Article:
Following the brief introduction to the general stipulations (6:1-3), Moses distills the Decalogue, itself an encapsulation of the entire covenant, into just sixteen Hebrew words, providing “the expression of the essence of all God’s person and purposes” (6:4-5).[8]

Named after the first Hebrew word in 6:4 (shéma’, “hear, pay attention”), the “Great Shema” has long been regarded as central to Deuteronomy and to Israelite theology and praxis.[9] However, because of its brevity, the translation of the Shema (particularly 6:4) into English has been the topic of considerable debate. Although the initial imperative and vocative (“pay attention, Israel”) are clear enough, translating the remaining four terms (“Yahweh, our God, Yahweh, one”) into English involves making a decision on the placement of the copulative and the precise translation of ekhad as “one” or “alone.”[10]

On balance, given the statement’s quasi-poetic brevity, it seems best to render 6:4: “Yahweh is our God, Yahweh is one.”[11] This translation allows for a mediating position between Block’s arguments for rendering ekhad as “alone,” emphasizing God’s uniqueness, and Janzen’s arguments for God’s oneness as internal consistency and faithfulness to Israel.[12] Compared to the gamut of Canaanite and other ancient Near Eastern deities, Yahweh was indeed unique,[13] primarily because of his faithfulness to Israel from the patriarchs (6:3b, 10a), through the exodus (6:12), and into the imminent conquest of Canaan (6:1b, 3, 10-11). That “Yahweh is one” is not so much an ontological statement as it is a historical reflection[14] in remembrance of Yahweh’s unique faithfulness to his covenant people.

Therefore, in response to this unique faithfulness, Israel must love Yahweh absolutely (6:5), as seen by the concentric use of lebab (“heart,” the inner being, including emotion and intellect), nephesh (“soul,” the entire being, including desires), and me’od (“strength,” the physical being, including economic and social resources).[15] This is the only proper response to the God who is truly ekhad (6:4),[16] comprising the essential principle upon which the entire covenant rested.[17] Related to the previously mentioned fear of Yahweh and obedience to the covenant stipulations (6:1-3), loving Yahweh involves the epistemic/ontic response of internalizing (with the lebab and nephesh) and embodying (through the me’od) covenant faithfulness.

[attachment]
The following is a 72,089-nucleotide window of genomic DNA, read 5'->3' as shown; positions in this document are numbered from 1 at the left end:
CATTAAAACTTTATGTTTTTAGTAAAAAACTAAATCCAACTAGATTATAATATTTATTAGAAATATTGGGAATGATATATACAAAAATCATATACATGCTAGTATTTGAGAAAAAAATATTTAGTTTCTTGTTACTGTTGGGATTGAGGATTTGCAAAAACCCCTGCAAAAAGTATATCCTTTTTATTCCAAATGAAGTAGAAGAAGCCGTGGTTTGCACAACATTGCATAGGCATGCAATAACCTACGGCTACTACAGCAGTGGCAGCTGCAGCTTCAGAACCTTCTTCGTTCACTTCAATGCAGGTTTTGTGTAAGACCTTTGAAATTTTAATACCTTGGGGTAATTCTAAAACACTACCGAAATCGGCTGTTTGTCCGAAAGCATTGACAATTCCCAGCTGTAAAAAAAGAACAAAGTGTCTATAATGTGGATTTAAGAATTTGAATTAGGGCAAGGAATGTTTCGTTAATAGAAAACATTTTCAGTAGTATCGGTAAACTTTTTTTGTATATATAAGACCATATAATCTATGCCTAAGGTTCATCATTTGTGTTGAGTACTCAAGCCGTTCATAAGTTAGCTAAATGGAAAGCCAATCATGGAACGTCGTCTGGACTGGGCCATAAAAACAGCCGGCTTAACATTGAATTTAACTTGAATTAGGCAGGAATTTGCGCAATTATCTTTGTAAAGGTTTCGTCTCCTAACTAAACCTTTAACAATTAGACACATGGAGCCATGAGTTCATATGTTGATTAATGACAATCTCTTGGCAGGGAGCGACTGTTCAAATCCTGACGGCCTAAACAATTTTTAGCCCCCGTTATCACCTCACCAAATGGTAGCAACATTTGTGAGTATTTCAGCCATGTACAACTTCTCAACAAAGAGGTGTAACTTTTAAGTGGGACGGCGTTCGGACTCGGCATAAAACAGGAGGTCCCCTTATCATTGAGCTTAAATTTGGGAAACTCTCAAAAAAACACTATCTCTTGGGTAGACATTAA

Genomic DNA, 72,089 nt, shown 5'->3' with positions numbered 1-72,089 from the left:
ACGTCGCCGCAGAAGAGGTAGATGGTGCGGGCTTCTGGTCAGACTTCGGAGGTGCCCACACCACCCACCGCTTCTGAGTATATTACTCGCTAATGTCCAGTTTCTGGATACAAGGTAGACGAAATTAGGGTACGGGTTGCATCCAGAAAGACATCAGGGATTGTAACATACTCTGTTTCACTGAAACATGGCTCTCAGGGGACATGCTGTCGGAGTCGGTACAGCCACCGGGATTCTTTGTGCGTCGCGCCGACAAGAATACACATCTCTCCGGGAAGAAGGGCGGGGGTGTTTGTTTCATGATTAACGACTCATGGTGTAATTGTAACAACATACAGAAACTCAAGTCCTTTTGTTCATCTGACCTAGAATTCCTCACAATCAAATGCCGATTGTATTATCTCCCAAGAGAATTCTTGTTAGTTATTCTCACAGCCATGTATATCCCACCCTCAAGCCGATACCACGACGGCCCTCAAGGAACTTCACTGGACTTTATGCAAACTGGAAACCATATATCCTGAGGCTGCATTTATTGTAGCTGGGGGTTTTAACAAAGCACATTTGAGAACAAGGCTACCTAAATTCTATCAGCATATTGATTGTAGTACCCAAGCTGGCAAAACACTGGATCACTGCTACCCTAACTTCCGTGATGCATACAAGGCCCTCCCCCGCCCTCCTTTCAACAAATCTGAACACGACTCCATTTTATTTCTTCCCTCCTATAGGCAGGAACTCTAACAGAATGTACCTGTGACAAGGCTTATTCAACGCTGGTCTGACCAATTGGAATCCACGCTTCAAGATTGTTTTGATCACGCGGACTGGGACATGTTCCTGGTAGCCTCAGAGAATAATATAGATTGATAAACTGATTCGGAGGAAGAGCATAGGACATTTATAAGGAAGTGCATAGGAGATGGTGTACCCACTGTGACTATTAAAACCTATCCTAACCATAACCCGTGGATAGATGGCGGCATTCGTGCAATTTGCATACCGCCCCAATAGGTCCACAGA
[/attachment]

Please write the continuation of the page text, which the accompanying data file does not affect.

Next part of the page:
EXTENSION TO FAMILY AND SOCIETY – 6:6-9

The proper love of Yahweh is absolute, permeating not only the entire person (6:5), but also all of life (6:6-9),[18] including the family unit (6:7) and society (6:8-9). Beginning again with the concept of epistemic internalization, Moses commands the Israelites to keep “these words” (referring to the entire covenant through the Shema)[19] on their hearts/minds (6:6).

This internalization of the covenant through constant reflection is then to be extended by teaching covenant faithfulness to future generations (6:7a), here described with an unusual verb (shanan) which evokes the imagery of engraving a message into stone.[20] Just as Moses is teaching the Israelites the covenant stipulations, they must teach these things to their children through constant repetition and discussion of the faithful covenant lifestyle within the household, reflected through the double merism of 6:7b (sitting/walking; lying down/getting up).[21]

Finally, this commitment to covenant faithfulness was to transcend the household and permeate the entire society (6:8-9). Although the instructions here (to “tie,” “fasten,” and “inscribe” the covenant stipulations on the forearm, forehead, and door frames, respectively) were taken literally in later Jewish tradition,[22] they were probably meant to be interpreted metaphorically.[23] In this case, 6:8 refers to the embodiment of the covenant principles in everyday life, identifying each individual Israelite as a faithful covenant member.[24]

However, in 6:9 the exhortation to covenant faithfulness is then expanded to the household and the community as “these words” (6:6) are inscribed “on the doorframes of your houses and gates” (6:9).[25] In response to Yahweh’s unique faithfulness, the Israelites are to love him absolutely by internalizing (6:6), embodying (6:8-9), and teaching (6:7) covenant faithfulness.

(For more even more biblical exposition, see my essay on Philemon.)